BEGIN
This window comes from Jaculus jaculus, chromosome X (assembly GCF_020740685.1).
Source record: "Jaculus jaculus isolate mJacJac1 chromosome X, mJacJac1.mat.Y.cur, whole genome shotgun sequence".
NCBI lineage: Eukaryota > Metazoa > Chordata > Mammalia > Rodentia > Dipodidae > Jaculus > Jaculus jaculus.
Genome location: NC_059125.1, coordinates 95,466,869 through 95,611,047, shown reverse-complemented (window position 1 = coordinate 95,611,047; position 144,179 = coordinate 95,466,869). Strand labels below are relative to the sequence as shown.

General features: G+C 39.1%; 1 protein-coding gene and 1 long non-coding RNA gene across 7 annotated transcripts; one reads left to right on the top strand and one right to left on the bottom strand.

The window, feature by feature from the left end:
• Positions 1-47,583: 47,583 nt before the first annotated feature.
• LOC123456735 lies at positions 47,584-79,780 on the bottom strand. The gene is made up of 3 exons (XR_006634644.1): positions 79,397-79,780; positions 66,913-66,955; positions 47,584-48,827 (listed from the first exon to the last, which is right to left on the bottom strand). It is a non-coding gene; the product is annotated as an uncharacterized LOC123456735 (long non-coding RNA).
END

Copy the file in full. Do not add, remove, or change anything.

This window comes from Jaculus jaculus, chromosome X (assembly GCF_020740685.1).
Source record: "Jaculus jaculus isolate mJacJac1 chromosome X, mJacJac1.mat.Y.cur, whole genome shotgun sequence".
NCBI lineage: Eukaryota > Metazoa > Chordata > Mammalia > Rodentia > Dipodidae > Jaculus > Jaculus jaculus.
Genome location: NC_059125.1, coordinates 95,466,869 through 95,611,047, shown reverse-complemented (window position 1 = coordinate 95,611,047; position 144,179 = coordinate 95,466,869). Strand labels below are relative to the sequence as shown.

General features: G+C 39.1%; 1 protein-coding gene and 1 long non-coding RNA gene across 7 annotated transcripts; one reads left to right on the top strand and one right to left on the bottom strand.

The window, feature by feature from the left end:
• Positions 1-47,583: 47,583 nt before the first annotated feature.
• LOC123456735 lies at positions 47,584-79,780 on the bottom strand. The gene is made up of 3 exons (XR_006634644.1): positions 79,397-79,780; positions 66,913-66,955; positions 47,584-48,827 (listed from the first exon to the last, which is right to left on the bottom strand). It is a non-coding gene; the product is annotated as an uncharacterized LOC123456735 (long non-coding RNA).